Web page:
blogging by Andrew Wickliffe

Werewolf by Night (1972) #2


Frank Chiaramonte inks the Ploog this issue, resulting in some really good art, but not the sublime standard Ploog’s set doing his own inks. It seems like Chiaramonte takes over a few pages into the comic; after a while, the faces lose that Ploog character. The expressiveness. Or maybe, since it’s eventually just the villain, his henchman, and the werewolf, no one cared about the expressions.

Before that winnowing down, writer Gerry Conway works on his subplots. The Darkhold is the major B-plot, with Jack and his new best friend and roommate Buck Cowan taking it out to a former university professor priest turned labor organizer priest for translation. They also meet up with Terri, who appeared in one panel in the first appearance of Werewolf by Night and had a different hair color. She sort of joins the supporting cast. It’s hard to say because once Jack heads out with the villain, it’s full moon and transformation time, not time for love.

The comic opens with the “third night” of Jack’s transformation cycle, seemingly making the issue an immediate sequel to the last one. Some of the other details fit—Jack having just moved in with Buck, for example—but there’s no mention of the previous issue’s memorable adventures.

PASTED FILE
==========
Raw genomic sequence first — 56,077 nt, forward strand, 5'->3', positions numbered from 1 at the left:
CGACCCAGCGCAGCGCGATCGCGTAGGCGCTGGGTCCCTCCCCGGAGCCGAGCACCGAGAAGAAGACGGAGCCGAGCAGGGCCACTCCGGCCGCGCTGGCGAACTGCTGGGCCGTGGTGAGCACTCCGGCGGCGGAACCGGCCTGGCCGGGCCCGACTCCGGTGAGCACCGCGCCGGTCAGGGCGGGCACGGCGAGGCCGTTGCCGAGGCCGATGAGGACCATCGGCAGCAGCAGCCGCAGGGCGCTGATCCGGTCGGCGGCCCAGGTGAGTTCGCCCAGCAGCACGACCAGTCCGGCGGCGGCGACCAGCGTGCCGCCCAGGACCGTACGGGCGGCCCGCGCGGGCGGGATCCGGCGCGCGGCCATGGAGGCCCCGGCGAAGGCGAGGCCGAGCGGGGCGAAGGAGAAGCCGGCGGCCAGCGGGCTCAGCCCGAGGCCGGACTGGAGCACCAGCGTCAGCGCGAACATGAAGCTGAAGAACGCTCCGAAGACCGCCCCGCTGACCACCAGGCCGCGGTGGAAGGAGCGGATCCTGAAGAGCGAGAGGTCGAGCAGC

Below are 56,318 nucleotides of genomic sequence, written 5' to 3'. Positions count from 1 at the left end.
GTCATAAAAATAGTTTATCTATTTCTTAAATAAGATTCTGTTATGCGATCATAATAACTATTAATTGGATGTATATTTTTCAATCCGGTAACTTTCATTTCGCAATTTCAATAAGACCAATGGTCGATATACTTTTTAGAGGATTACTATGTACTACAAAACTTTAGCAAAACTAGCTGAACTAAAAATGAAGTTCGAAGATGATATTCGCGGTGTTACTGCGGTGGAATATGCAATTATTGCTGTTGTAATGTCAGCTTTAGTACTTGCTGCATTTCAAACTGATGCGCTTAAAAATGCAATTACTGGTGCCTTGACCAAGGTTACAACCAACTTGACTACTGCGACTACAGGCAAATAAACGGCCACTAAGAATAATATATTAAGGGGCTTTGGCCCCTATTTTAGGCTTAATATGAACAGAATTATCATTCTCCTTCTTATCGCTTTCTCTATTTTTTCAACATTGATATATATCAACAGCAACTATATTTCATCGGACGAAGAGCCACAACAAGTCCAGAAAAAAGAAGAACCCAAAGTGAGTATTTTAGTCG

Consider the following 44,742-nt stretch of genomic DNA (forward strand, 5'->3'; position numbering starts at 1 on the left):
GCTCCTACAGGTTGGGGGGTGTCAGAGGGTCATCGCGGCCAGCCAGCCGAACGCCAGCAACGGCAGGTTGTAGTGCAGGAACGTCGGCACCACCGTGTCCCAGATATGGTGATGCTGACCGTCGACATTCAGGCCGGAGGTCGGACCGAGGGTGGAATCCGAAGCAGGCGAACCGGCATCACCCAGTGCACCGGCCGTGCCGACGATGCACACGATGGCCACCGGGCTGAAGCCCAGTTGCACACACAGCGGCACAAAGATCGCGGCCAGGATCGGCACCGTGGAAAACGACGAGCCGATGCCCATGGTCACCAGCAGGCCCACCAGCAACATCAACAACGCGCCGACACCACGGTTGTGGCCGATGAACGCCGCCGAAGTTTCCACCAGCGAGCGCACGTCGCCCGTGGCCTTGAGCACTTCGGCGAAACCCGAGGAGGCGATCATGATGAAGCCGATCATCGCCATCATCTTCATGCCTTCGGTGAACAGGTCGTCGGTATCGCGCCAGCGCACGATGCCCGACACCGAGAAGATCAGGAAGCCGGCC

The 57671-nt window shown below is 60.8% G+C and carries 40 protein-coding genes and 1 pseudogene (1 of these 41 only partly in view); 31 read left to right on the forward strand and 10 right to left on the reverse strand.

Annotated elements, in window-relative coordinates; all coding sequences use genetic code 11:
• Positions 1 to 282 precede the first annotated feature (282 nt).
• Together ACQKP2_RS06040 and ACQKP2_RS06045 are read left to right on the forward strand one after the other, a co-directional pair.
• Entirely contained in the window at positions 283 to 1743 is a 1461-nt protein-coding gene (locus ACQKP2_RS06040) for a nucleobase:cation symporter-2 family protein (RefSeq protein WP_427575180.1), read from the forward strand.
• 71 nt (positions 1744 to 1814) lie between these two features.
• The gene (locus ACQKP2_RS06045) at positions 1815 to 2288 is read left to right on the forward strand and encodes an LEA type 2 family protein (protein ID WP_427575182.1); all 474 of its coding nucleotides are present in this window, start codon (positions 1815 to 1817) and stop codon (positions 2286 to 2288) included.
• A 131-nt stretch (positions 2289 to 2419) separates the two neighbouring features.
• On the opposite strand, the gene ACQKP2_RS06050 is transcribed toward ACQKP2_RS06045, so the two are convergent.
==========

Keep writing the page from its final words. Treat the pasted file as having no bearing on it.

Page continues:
Probably because this issue’s villain has similar evil plans, though the last villains’ schemes didn’t involve the werewolf for experimental purposes, they did have a bunch of non-lycanthropic experimenting going on. I think the werewolf fought someone in Marvel Spotlight who wanted to fix themselves through experiments too. Jack just can’t stop running into magically-inclined mad scientists.

But he also fights a shark. The comic opens with the cops, then a mysterious helicopter, chasing the werewolf through the Los Angeles docks and into the ocean. Werewolf goes in the water, shark’s in the water. And even though the werewolf doesn’t want to fight, the shark’s got different ideas.

The chase is good. The shark is eh. There’s another potentially big set-piece at the end of the story, and Ploog rushes it as well. The accompanying narration is more interesting than the shark fight; Conway’s got a peculiar, close first-person angle on it—but it’s neither the werewolf nor Jack narrating. The werewolf doesn’t have the vocabulary, and Jack doesn’t remember all the full moon adventure details. I’m curious if that double-extended narrative distance will ever change.

But for now, I’m just waiting to see what happens with the Darkhold and Terri, but hopefully not forty-something Buck and under-eighteen Lissa (Jack’s sister, who the issue establishes hang out at he and Buck’s pad).

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